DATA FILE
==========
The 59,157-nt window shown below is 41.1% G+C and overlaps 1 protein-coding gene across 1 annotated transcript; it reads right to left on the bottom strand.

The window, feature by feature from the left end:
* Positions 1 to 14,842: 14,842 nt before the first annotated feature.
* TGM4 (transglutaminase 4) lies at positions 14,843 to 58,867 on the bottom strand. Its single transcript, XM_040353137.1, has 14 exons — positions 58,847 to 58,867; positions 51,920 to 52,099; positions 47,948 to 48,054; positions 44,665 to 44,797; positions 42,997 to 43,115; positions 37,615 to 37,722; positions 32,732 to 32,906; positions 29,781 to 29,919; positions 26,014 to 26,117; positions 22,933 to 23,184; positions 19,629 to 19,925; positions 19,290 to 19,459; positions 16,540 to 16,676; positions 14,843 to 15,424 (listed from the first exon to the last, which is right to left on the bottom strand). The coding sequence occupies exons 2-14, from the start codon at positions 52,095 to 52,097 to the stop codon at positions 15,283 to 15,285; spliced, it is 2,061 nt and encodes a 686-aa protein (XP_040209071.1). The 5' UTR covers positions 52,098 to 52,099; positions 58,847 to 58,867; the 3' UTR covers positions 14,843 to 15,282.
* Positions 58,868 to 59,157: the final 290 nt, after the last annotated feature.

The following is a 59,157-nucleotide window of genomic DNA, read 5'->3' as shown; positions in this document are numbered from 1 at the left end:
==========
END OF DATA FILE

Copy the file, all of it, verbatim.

The 59,157-nt window shown below is 41.1% G+C and overlaps 1 protein-coding gene across 1 annotated transcript; it reads right to left on the bottom strand.

The window, feature by feature from the left end:
* Positions 1 to 14,842: 14,842 nt before the first annotated feature.
* TGM4 (transglutaminase 4) lies at positions 14,843 to 58,867 on the bottom strand. Its single transcript, XM_040353137.1, has 14 exons — positions 58,847 to 58,867; positions 51,920 to 52,099; positions 47,948 to 48,054; positions 44,665 to 44,797; positions 42,997 to 43,115; positions 37,615 to 37,722; positions 32,732 to 32,906; positions 29,781 to 29,919; positions 26,014 to 26,117; positions 22,933 to 23,184; positions 19,629 to 19,925; positions 19,290 to 19,459; positions 16,540 to 16,676; positions 14,843 to 15,424 (listed from the first exon to the last, which is right to left on the bottom strand). The coding sequence occupies exons 2-14, from the start codon at positions 52,095 to 52,097 to the stop codon at positions 15,283 to 15,285; spliced, it is 2,061 nt and encodes a 686-aa protein (XP_040209071.1). The 5' UTR covers positions 52,098 to 52,099; positions 58,847 to 58,867; the 3' UTR covers positions 14,843 to 15,282.
* Positions 58,868 to 59,157: the final 290 nt, after the last annotated feature.

The following is a 59,157-nucleotide window of genomic DNA, read 5'->3' as shown; positions in this document are numbered from 1 at the left end: